KQED - Ryan Furtkamp and Brianne Hodson are counting down the days until local eviction moratoriums end, fearing what comes next.

Furtkamp, 32, and Hodson, 35, are married and live in Oakland, just north of downtown, and say they moved to the city for its diversity and progressive politics.

Furtkamp, who hails from Phoenix, works at UC Berkeley in communications. Hodson, who moved up from Los Angeles after high school, built her own successful dog-walking business.

Their combined incomes paid their $2,275 monthly rent — until the pandemic wiped out Hodson’s business. As clients dropped off, her income fell.

Hodson has gotten benefits from the federal Pandemic Unemployment Assistance program, but not enough to help them make rent, which they haven’t paid since April. The couple and other tenants in their 39-unit building say they plan to try to negotiate rent forgiveness with their landlord, San Francisco-based Mosser Companies. They say the only thing keeping them housed now is Oakland’s eviction moratorium.

Families see a looming catastrophe. Private equity firms see dollar signs.

Opinion by Elizabeth Warren and Carroll Fife

Elizabeth Warren, a Democrat, represents Massachusetts in the U.S. Senate. Carroll Fife is the director of the Oakland office of the Alliance of Californians for Community Empowerment.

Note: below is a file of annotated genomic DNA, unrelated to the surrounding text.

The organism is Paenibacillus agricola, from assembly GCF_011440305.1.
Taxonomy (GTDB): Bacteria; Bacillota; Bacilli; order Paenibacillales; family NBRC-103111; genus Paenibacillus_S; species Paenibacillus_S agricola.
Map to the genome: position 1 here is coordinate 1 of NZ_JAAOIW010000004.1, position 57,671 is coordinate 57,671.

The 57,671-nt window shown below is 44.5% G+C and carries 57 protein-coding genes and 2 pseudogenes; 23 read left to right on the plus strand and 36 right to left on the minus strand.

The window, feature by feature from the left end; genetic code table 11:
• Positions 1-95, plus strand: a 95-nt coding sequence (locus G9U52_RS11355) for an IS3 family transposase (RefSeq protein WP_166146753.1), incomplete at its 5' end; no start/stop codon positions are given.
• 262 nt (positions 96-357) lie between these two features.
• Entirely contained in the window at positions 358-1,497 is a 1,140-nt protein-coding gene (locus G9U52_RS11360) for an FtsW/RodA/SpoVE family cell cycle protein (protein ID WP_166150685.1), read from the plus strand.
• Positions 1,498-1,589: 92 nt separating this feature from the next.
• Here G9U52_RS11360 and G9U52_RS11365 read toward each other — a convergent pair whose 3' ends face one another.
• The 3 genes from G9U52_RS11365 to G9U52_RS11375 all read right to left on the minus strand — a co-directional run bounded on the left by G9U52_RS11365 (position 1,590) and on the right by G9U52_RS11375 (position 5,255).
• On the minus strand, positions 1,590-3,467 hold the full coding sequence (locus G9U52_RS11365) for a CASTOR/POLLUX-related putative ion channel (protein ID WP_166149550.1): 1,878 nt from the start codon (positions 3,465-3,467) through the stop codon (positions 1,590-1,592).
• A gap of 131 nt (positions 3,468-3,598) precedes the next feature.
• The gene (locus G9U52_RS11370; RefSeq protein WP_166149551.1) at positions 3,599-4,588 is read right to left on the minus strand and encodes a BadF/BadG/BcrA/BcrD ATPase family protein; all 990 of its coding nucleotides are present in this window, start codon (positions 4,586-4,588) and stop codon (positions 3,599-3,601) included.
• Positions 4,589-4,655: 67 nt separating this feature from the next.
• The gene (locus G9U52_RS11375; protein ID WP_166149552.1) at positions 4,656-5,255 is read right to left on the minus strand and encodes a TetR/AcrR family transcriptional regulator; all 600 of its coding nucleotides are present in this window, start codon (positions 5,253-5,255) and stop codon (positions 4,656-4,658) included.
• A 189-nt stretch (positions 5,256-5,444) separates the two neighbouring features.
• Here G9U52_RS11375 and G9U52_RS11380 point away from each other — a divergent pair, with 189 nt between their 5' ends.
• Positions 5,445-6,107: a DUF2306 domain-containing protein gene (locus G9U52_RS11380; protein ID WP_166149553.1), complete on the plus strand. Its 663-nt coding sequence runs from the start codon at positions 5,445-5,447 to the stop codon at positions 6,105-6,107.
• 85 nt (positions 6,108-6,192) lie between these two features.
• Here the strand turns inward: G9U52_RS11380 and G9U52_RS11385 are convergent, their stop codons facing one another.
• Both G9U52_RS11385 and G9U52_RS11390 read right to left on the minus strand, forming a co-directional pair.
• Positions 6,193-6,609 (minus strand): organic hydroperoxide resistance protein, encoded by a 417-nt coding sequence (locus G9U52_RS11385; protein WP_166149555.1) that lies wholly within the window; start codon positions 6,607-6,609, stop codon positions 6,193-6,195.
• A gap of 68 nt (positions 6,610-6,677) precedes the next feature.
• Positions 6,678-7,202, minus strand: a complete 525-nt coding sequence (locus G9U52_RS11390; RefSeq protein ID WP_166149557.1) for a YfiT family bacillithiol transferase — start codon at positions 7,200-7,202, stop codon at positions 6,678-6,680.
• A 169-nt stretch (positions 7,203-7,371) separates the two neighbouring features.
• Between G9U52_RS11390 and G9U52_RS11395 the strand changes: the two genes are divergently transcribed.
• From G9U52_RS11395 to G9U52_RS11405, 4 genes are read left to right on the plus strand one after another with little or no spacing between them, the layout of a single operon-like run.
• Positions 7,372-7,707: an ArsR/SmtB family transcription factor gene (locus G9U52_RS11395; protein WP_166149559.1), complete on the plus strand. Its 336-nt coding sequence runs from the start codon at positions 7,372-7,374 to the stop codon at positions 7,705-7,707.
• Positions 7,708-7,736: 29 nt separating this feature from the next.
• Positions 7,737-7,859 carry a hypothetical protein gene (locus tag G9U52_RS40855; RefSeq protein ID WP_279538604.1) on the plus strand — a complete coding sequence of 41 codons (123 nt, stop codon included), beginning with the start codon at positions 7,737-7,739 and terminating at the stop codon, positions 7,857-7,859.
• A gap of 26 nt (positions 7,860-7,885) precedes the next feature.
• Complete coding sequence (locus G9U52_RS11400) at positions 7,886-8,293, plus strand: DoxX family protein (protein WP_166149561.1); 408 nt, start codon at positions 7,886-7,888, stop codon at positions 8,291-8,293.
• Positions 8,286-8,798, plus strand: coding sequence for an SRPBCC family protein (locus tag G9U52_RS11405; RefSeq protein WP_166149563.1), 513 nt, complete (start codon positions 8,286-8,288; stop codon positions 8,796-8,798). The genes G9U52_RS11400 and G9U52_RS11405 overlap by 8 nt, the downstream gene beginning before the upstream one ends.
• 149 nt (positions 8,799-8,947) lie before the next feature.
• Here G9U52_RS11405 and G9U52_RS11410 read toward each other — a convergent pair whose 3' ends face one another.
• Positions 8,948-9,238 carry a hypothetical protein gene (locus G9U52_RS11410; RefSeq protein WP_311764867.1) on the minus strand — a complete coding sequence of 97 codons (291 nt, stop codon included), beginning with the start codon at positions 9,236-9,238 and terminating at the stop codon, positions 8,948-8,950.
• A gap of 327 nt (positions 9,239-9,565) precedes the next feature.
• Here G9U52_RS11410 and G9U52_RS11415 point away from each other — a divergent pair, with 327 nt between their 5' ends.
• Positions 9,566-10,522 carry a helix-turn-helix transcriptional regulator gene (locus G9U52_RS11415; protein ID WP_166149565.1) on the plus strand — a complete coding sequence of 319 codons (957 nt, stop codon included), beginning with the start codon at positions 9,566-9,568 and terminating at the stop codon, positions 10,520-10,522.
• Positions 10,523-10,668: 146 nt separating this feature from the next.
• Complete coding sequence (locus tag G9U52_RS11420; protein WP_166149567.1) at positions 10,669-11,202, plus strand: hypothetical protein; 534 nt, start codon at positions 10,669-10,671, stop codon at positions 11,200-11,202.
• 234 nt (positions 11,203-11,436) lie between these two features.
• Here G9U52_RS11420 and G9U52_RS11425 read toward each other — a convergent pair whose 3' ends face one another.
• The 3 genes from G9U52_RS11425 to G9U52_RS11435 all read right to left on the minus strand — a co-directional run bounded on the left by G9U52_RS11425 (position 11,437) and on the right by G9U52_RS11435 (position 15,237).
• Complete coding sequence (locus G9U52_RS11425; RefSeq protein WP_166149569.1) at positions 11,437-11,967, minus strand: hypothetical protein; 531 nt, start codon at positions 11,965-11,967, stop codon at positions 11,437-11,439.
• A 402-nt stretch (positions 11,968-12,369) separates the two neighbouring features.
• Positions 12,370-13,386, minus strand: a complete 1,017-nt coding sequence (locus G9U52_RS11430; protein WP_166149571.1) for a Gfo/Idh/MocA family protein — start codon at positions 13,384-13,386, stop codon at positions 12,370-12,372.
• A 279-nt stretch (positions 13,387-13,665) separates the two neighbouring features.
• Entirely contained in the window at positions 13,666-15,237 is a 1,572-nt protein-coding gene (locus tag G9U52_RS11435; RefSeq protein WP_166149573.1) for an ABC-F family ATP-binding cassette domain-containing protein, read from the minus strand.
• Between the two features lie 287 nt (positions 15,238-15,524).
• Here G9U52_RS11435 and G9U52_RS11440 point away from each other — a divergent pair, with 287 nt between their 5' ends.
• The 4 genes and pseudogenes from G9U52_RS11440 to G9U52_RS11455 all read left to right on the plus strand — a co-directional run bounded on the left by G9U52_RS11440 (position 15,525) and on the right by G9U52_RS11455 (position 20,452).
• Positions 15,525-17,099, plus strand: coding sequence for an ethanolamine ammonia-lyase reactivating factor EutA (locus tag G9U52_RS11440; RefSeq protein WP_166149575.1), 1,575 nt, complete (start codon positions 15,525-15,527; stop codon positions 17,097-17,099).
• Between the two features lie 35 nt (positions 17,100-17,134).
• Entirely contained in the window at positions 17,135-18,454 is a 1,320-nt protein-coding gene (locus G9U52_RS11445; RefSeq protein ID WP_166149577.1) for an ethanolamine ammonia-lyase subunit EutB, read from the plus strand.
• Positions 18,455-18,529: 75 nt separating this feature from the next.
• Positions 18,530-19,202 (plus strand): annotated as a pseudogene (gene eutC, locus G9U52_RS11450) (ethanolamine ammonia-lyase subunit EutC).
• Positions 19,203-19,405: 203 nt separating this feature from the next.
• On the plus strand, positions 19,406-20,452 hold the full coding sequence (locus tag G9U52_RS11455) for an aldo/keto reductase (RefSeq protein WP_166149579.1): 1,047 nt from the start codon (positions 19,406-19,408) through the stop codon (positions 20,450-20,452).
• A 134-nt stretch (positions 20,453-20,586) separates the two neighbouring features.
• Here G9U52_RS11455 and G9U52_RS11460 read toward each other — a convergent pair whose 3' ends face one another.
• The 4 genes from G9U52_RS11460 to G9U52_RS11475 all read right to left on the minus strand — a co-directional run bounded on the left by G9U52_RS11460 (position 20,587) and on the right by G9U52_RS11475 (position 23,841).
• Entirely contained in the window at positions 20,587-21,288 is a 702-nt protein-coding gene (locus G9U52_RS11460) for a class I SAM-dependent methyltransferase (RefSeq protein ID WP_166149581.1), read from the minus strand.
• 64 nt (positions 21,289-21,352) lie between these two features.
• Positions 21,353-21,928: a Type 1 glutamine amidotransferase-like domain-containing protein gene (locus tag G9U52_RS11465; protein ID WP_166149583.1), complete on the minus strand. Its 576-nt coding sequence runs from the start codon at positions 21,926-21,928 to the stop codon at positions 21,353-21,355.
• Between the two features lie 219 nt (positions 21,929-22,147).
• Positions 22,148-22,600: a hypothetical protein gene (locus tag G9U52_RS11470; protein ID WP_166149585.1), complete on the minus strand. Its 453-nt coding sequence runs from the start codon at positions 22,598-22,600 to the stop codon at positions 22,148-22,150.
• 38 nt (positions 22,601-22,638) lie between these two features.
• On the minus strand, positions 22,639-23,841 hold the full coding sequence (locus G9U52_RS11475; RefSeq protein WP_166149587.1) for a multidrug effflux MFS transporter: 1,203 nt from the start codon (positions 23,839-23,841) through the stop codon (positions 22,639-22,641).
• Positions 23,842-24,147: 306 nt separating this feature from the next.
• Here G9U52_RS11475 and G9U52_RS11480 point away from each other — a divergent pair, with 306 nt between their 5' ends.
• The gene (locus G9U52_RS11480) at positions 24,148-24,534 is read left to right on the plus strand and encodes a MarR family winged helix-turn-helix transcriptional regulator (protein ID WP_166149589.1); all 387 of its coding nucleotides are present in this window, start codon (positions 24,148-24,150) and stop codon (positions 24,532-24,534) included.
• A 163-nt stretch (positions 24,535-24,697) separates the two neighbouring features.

The Washington Post - The nation is facing an accelerating housing crisis. Too many people had no stable housing before the pandemic hit, and covid-19 has made the problem even worse. Renters who were already facing an affordable housing shortage (with many spending more than half of their income on rent) now have no federal rental assistance or federal protection from eviction. Homeowners have less than a month left of foreclosure protection. And more than 30 million people receiving unemployment insurance just saw their benefits cut by $600 a week, raising the threat of a wave of defaults that could trigger a double-dip recession.

Families see a looming catastrophe. But private equity firms just see dollar signs.

Parents, students and teachers take demands to LAUSD and LA Area Chamber

A coalition of advocacy groups and unions urged passage of Prop 15 in November.